Thanksgiving is a great day to be with family and friends and to eat, eat, eat! But when you are going through a tough time, or when you aren’t seeing eye-to-eye with those family and friends, Thanksgiving can be difficult. If you have experienced a loss, this time can be torture. Listening to everyone say what they are grateful for, or ask what you are grateful for, and then go on about how excited they are about the upcoming holidays, can be sickening. All the while, in your mind you are screaming, “Don’t you know I’m dying here?” Who said we all had to be happy and grateful this time of year? Here are a few things to think about that should help if you are going through a tough time this holiday season.
1. Everything can – and will – change. The situation you are in at this moment will not last. It seems like it will go on forever, that it will never get better. But just as it got worse when it was good, it will get good after being bad. I know this is hard to hold on to, but if you can think about when it was better, if you can try to remember those times, it will help. When we start to think that it has been so bad for so long and will never change, we get stuck. Thinking about before it got bad helps us remember it can, and will, be good again.
2. You’ve overcome challenges before. This is a good thing to remember because we are generally stronger than we think we are. Most likely you have gone through a number of difficult times, had hard challenges, throughout your life. When things are a challenge for me, I remember when I was diagnosed with breast cancer. That was a bad time let me just say! But here I am on the other side of that challenge and it’s helpful for me to remember I got through it when I face another one.
3. It’s a learning experience. Yes I know. You probably want to punch me in the nose for this one. But it is true. We learn so much by the challenges, by the difficult times. We often learn who we are, or how strong we really are. We learn what we can and cannot do. We learn what we can do but really don’t want to! Whenever a client has gone through something difficult, I always have them reflect on what they learned in that situation. What is the take-away? There is always a take-away. We just have to stop and think about it.
4. Not getting what you want can be a blessing. Are you in this difficult time because what you wanted just didn’t materialize? Why is that? Take some time and reflect. Is there more to learn, do, accomplish? Are you not in the right space in your life to handle what you want and didn’t get? Are you going to find another path that will take you to something better? It’s said that when one door closes another opens up and this is very true. By not getting what we want we need to focus on what else is there for us and follow that direction. Sometimes this one makes us not feel grateful, not be happy. This is because we are focusing on what we lost. If you stop and focus on what you could get instead, you will find your new path. I can relate to this one oh so well. When I was trying to have children, it just wasn’t working. 5 years of trying with interventions and nothing. So I had to stop this path and find another. Which in my case was adoption. If I had had biological children, I never would have found my real children and that is the biggest blessing of all.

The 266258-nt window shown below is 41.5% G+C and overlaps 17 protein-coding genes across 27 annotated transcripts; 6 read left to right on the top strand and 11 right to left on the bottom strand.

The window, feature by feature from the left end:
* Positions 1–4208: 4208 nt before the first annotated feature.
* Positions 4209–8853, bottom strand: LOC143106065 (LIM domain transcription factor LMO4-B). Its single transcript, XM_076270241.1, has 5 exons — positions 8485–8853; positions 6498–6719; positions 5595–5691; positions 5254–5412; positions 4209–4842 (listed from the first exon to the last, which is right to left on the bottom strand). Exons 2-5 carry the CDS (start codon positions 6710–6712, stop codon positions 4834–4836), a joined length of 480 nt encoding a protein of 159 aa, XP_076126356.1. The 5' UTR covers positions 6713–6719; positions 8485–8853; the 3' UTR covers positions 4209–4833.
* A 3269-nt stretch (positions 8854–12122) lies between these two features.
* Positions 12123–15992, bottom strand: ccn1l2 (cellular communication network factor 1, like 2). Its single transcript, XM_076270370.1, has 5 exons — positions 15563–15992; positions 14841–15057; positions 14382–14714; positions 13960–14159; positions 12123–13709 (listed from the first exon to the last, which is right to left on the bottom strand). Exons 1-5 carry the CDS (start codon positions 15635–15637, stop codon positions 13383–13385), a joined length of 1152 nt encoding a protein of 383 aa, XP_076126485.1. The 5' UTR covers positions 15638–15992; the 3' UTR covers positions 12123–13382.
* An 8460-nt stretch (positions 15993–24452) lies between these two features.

5. Allow yourself to have some fun. Even though you are sad, mad, disappointed, or a variety of other not-so-good things, doesn’t mean you can’t stop and have fun. Laughing and having fun is a great distraction to what is troubling you. Let yourself get involved in the laughter of the season. Sing those Christmas carols. Play games with the family. Watch the corny holiday shows. Do things that are fun. You may find you feel better, more positive, and enjoy having fun again.
6. Being kind to yourself is the best medicine. I often tell clients to allow yourself to be lazy, or be sad, or even mad, but give yourself a time limit. Tell yourself you will be lazy and not do your chores until noon. Then at noon, it’s time to get back in gear. Or let yourself read a book for 2 hours. Then, when the time is up, getting back to work. Basically, allow yourself to be where you are with your feelings, but don’t get consumed there. It’s ok, and even necessary, to allow yourself to be indulged. Who better to do it than you? Self-care is a necessity, not a luxury.
7. Other people’s negativity isn’t worth worrying about. Being negative is contagious, just as being happy. But if others are negative don’t let it drag you down even further. If you are going through a difficult time you need those who are positive, happy. Find them. Are they at the family gathering? Stick to them like glue. They will be the ones who help you up, not those who are negative.
8. There is always, always, always something to be thankful for. I know, you can’t see it. But take a moment and think about what you do have. It may not be a lot. It may not be grand. It may not even be what you want. But it is yours. Cherish it. Be thankful for it. You found what you need.
It’s important at this time of year to remember that you are, in fact, strong enough to rise above this difficult time. You are strong enough because you are reading this. You are strong enough to seek help when you need it. You are strong enough to move yourself forward. Your struggles are your path forward. Not backward. Forward. Follow it.